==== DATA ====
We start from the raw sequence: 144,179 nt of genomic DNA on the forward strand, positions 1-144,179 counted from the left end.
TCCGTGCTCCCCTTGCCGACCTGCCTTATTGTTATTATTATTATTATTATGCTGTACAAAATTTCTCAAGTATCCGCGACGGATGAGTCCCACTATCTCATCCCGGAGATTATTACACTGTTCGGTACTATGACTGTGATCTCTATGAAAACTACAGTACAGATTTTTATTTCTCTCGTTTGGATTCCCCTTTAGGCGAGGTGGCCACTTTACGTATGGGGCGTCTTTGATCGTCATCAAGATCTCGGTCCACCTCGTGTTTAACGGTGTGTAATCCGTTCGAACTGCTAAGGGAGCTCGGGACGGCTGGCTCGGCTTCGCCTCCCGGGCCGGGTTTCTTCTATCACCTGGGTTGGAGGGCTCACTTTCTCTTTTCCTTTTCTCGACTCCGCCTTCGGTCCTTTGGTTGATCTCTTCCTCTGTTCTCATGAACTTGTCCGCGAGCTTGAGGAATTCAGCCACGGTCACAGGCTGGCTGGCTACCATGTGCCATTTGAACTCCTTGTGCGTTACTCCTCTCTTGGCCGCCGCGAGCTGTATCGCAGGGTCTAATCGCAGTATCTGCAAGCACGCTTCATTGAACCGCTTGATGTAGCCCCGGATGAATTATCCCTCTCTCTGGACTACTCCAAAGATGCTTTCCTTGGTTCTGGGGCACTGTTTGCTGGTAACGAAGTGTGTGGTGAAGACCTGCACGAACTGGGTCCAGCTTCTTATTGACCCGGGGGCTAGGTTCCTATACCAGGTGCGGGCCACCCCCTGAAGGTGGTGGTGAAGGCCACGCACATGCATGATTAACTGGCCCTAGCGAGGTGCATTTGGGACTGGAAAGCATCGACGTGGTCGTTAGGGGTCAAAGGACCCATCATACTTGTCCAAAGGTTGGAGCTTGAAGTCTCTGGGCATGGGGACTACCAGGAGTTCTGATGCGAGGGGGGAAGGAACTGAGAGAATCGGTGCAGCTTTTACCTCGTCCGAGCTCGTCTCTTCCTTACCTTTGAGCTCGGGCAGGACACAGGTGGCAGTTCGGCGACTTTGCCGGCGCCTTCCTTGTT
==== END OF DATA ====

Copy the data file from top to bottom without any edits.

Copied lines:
We start from the raw sequence: 144,179 nt of genomic DNA on the forward strand, positions 1-144,179 counted from the left end.
TCCGTGCTCCCCTTGCCGACCTGCCTTATTGTTATTATTATTATTATTATGCTGTACAAAATTTCTCAAGTATCCGCGACGGATGAGTCCCACTATCTCATCCCGGAGATTATTACACTGTTCGGTACTATGACTGTGATCTCTATGAAAACTACAGTACAGATTTTTATTTCTCTCGTTTGGATTCCCCTTTAGGCGAGGTGGCCACTTTACGTATGGGGCGTCTTTGATCGTCATCAAGATCTCGGTCCACCTCGTGTTTAACGGTGTGTAATCCGTTCGAACTGCTAAGGGAGCTCGGGACGGCTGGCTCGGCTTCGCCTCCCGGGCCGGGTTTCTTCTATCACCTGGGTTGGAGGGCTCACTTTCTCTTTTCCTTTTCTCGACTCCGCCTTCGGTCCTTTGGTTGATCTCTTCCTCTGTTCTCATGAACTTGTCCGCGAGCTTGAGGAATTCAGCCACGGTCACAGGCTGGCTGGCTACCATGTGCCATTTGAACTCCTTGTGCGTTACTCCTCTCTTGGCCGCCGCGAGCTGTATCGCAGGGTCTAATCGCAGTATCTGCAAGCACGCTTCATTGAACCGCTTGATGTAGCCCCGGATGAATTATCCCTCTCTCTGGACTACTCCAAAGATGCTTTCCTTGGTTCTGGGGCACTGTTTGCTGGTAACGAAGTGTGTGGTGAAGACCTGCACGAACTGGGTCCAGCTTCTTATTGACCCGGGGGCTAGGTTCCTATACCAGGTGCGGGCCACCCCCTGAAGGTGGTGGTGAAGGCCACGCACATGCATGATTAACTGGCCCTAGCGAGGTGCATTTGGGACTGGAAAGCATCGACGTGGTCGTTAGGGGTCAAAGGACCCATCATACTTGTCCAAAGGTTGGAGCTTGAAGTCTCTGGGCATGGGGACTACCAGGAGTTCTGATGCGAGGGGGGAAGGAACTGAGAGAATCGGTGCAGCTTTTACCTCGTCCGAGCTCGTCTCTTCCTTACCTTTGAGCTCGGGCAGGACACAGGTGGCAGTTCGGCGACTTTGCCGGCGCCTTCCTTGTT